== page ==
Pharrell Williams is putting his hometown Virginia Beach on notice regarding his Something In The Water festival.
Citing “toxic energy” within the city, Williams suggests leadership hasn’t taken heed to his proposed solutions after his cousin, 25-year-old Donovan Lynch, was shot and killed by Virginia Beach police officer Solomon Simmons III in March.
Williams wrote a letter to VA Beach City Manager Patrick Duhaney on Tuesday (October 5), citing the festival successfully eased racial tensions in the city and brought along economic developments to the area. In the letter, he also mentioned the city was run by toxic energy, especially at the top of leadership.
“I wish the same energy I’ve felt from Virginia Beach leadership upon losing the festival would have been similarly channeled following the loss of my relative’s life,” Williams wrote. “I love my city, but for far too long it has been run by – and with toxic energy.”
Community leaders have joined Williams in calls for answers regarding Lynch’s death. The officer who shot Lynch did not have his city-issued body camera on. Although police say Lynch had a weapon, his family disputes the claim and says he had a legal right to carry it even if he did have a gun.
“The toxic energy that changed the narrative several times around the homicide of my cousin, [Donovon] Lynch, a citizen of Virginia, is the same toxic energy that changed the narrative around the mass murder and senseless loss of life at Building Number 2,” Williams wrote.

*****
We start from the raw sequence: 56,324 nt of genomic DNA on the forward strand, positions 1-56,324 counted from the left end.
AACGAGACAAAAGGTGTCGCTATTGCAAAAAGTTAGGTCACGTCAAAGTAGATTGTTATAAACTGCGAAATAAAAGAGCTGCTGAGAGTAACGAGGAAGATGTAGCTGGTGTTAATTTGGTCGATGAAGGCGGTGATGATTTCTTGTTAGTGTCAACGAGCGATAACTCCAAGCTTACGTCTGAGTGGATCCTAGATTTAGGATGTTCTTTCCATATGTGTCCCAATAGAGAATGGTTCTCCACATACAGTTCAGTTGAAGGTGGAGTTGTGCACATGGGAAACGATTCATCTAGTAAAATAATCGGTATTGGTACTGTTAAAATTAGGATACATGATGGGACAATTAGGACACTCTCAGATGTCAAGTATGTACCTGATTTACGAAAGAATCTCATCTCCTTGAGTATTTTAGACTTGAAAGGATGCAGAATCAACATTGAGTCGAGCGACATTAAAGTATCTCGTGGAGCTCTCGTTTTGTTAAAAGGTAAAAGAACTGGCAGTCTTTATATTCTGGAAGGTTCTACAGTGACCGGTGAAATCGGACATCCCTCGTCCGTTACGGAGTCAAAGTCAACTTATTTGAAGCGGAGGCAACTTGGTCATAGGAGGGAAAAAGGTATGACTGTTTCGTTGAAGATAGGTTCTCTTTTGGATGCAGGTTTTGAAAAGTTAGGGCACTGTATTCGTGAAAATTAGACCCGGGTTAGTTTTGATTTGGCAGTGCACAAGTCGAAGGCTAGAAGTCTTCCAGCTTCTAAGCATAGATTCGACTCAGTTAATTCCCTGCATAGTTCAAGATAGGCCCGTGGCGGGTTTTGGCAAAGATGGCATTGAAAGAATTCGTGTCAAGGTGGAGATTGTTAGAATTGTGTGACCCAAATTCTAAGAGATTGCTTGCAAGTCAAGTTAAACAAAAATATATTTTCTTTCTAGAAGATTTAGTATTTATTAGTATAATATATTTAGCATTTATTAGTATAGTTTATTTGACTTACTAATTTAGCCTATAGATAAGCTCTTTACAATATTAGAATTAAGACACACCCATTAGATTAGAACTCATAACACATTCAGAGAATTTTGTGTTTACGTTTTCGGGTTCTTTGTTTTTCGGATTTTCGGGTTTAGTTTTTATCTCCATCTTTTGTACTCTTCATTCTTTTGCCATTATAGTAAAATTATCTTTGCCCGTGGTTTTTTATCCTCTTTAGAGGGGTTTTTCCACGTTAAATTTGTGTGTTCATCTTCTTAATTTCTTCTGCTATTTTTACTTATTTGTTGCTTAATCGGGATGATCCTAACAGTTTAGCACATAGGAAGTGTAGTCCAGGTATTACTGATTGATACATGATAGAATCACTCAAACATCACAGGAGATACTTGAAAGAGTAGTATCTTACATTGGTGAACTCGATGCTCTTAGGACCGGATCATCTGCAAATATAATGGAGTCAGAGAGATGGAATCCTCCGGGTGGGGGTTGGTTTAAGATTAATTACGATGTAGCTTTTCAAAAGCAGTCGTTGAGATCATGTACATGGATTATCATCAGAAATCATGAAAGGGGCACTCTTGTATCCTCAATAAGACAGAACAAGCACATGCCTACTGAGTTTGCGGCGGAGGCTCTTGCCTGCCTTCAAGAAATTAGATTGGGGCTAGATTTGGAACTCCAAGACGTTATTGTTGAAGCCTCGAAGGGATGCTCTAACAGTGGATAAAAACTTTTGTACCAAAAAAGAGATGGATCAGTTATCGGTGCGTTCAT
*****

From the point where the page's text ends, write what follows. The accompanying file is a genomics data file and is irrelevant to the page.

His letter was in response to a September 26 letter from Duhaney who felt “immense disappointment” in learning the festival created by Williams may not take place in 2022. Duhaney revealed the festival brought in $24 million in 2019, with media coverage granting an estimated value of $41 million.
“As impressive as those figures are, they are just that — numbers. We have not lost sight of the intangible, unquantifiable impact the festival has had on the social fabric of our community,” Duhaney wrote.
However, Williams ignored Duhaney’s request regarding the festival. He ended his letter writing, “until the gatekeepers and the powers-that-be consider the citizens and the consumer base, and no longer view the idea of human rights for all as a controversial idea… I don’t have any problems with the city, but I realize the city hasn’t valued my proposed solutions either.”
Lynch’s family filed a $50 million civil lawsuit against the officer who shot and killed the 26-year-old.